The Element of Crime (Lars von Trier, 1984)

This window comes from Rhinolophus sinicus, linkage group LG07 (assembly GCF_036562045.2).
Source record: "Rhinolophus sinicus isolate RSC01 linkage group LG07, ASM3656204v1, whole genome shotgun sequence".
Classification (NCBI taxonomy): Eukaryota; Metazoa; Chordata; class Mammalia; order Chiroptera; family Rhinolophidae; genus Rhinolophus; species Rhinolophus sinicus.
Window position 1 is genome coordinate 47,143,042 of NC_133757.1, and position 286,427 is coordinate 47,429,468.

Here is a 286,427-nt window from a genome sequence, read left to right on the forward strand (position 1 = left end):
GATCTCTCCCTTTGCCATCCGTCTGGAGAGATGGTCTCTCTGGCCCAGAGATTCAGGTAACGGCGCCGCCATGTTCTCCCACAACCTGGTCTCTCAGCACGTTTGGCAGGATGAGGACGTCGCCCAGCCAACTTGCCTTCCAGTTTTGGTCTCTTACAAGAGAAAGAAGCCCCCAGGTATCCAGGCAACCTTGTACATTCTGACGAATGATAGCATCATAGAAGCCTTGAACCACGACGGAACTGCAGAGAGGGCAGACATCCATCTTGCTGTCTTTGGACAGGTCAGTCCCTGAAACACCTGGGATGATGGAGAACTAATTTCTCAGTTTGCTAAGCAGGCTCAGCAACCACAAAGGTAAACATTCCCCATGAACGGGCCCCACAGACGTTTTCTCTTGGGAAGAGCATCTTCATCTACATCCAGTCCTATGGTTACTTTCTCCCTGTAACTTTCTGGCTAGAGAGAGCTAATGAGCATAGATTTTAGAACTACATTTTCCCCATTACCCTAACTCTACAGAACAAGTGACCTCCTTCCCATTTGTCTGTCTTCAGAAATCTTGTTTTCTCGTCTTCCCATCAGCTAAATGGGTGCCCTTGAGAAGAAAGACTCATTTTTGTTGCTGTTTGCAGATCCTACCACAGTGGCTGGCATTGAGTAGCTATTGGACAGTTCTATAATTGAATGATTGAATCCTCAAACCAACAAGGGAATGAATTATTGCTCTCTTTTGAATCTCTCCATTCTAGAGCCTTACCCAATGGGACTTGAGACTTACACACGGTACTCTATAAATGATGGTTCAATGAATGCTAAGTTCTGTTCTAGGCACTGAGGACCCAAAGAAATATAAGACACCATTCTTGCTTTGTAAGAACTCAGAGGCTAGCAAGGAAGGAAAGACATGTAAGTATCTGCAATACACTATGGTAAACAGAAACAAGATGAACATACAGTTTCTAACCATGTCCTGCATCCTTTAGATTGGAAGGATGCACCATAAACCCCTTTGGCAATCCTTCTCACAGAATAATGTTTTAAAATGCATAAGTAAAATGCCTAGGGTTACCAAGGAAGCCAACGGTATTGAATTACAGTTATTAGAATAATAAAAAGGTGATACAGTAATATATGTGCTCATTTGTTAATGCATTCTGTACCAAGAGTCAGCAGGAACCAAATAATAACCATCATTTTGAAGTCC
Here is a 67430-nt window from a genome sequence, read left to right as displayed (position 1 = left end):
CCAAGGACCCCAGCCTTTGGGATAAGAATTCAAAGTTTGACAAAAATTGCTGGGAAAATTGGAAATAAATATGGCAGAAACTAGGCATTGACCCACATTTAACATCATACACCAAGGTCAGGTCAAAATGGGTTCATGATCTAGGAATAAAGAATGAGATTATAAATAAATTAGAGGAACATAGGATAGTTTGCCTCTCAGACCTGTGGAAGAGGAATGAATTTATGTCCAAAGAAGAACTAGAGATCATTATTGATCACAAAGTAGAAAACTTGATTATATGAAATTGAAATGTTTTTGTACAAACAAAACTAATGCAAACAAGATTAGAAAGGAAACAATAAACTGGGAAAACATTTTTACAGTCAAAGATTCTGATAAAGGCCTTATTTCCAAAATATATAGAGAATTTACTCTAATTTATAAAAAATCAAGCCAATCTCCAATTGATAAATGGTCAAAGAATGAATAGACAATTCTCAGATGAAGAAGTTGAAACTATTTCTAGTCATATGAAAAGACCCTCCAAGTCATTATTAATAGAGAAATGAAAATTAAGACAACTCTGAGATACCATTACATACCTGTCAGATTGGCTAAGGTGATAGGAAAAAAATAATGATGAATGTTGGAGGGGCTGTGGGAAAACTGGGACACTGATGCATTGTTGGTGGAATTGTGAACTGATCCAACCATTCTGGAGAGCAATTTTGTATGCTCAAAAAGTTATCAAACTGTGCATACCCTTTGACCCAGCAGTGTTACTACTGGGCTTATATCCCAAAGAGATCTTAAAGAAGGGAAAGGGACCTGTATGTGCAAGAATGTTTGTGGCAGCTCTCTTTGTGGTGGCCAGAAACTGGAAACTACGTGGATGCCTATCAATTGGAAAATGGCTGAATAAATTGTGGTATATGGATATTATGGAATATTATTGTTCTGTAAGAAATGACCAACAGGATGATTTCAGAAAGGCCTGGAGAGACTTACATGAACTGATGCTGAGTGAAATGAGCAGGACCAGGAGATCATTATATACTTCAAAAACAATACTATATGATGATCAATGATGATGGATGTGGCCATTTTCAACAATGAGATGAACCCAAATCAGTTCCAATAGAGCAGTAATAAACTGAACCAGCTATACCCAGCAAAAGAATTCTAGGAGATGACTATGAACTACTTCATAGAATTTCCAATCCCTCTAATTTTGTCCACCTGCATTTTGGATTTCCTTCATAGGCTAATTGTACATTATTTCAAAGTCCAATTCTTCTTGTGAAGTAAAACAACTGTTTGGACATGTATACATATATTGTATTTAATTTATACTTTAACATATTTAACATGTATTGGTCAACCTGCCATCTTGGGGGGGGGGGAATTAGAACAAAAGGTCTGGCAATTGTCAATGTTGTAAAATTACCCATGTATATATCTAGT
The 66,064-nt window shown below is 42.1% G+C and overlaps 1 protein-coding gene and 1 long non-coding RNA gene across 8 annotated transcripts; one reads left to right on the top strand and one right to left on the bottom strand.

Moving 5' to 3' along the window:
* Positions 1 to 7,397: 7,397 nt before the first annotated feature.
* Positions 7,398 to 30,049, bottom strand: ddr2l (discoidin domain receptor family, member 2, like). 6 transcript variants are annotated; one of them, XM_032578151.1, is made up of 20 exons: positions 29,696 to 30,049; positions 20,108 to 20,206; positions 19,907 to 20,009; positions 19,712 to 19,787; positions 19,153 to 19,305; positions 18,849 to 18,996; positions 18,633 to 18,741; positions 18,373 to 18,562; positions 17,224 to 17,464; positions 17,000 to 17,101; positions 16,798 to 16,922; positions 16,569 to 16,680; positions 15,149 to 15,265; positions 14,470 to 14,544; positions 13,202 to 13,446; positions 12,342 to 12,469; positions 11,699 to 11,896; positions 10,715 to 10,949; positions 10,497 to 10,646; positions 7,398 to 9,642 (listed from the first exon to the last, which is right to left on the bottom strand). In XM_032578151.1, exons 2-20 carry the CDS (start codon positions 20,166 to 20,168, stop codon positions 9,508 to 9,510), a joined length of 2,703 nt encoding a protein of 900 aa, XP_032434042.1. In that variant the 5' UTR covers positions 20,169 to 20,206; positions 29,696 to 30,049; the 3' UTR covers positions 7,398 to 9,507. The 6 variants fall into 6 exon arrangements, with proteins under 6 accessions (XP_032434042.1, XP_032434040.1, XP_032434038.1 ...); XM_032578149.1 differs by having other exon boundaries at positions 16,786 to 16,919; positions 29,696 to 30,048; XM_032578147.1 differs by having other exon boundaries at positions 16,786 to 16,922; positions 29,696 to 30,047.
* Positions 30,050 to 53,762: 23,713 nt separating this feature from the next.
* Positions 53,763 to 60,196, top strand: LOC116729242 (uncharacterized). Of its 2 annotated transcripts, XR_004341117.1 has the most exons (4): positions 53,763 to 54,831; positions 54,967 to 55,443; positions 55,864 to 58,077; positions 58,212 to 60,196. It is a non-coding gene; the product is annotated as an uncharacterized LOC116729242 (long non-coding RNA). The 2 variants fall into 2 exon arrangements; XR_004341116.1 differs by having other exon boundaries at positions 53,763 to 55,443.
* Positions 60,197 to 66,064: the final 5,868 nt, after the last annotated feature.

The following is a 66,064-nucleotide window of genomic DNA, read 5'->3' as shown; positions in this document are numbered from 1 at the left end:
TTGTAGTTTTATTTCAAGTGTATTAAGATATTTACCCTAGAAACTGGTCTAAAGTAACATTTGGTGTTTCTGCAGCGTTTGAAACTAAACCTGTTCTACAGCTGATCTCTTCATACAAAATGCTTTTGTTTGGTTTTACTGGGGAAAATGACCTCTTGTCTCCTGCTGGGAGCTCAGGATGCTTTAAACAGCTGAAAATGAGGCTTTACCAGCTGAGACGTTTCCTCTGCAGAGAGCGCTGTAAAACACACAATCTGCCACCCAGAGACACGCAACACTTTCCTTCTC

Is it possible that the simplest of tricks, an odd color hue, was enough for this film to wow me in terms of production value? Apparently. You’d think that the constant barrage of dark sepia tones would get old after a while, but I never got tired of it – this nightmarish wasteland in which the burned-out detective Fisher investigates the serial killings of little girls is truly nightmarish, from that color scheme to the constant night to the nearly-as-constant rainfall. Obviously, with the nightmarish, being-a-character-in-and-of-itself quality of the setting, as well as the premise of Fisher obsessively searching for a supposed dead man, von Trier borrows heavily from “The Third Man,” and obviously “The Third Man” is the far-superior film, but you can’t fault von Trier for trying to go above and beyond in bringing a place to horrific life. The story makes little sense, and that despite the supposed plot twist being more than obvious, but for me it was all about the setting, the sense of macabre dread that pervades every second of this film. Everything about this place is simply unnatural, and of course a lot of that has to do with the fact that the whole story is told by Fisher after a psychiatrist puts him under hypnosis. Is it an easy-way-out storytelling shortcut on von Trier’s part to possibly attribute the otherworldly qualities of this apocalyptic nightmare to Fisher’s mindset more than an actual depiction of a particular world? Sure, but it’s a cool way to do it, nonetheless. As the rain comes down in buckets, the archive room of police headquarters is completely flooded so that Fisher practically wades through a lake to get to some information (water is a heavy, heavy motif in this film), the faces of just about everybody comes out red and ominous, and houses, brothels, and just about every other place seem more like abandoned hovels and caves than man-made edifices, it becomes so arguably obvious that much, if not all, of the unnatural qualities of this world are a projection of Fisher’s tortured, mutilated mindset as he looks back on this story in hindsight. I would’ve been tempted to call von Trier’s barrage of gloomy imagery overkill, but that simple flashback, noir-ish narration gimmick turns that into a somewhat fascinating, if not utterly incomprehensible, look at how a time and place can affect a man’s mindset, as well as the opposite: how a man’s mindset can affect a time and place as he sees it.


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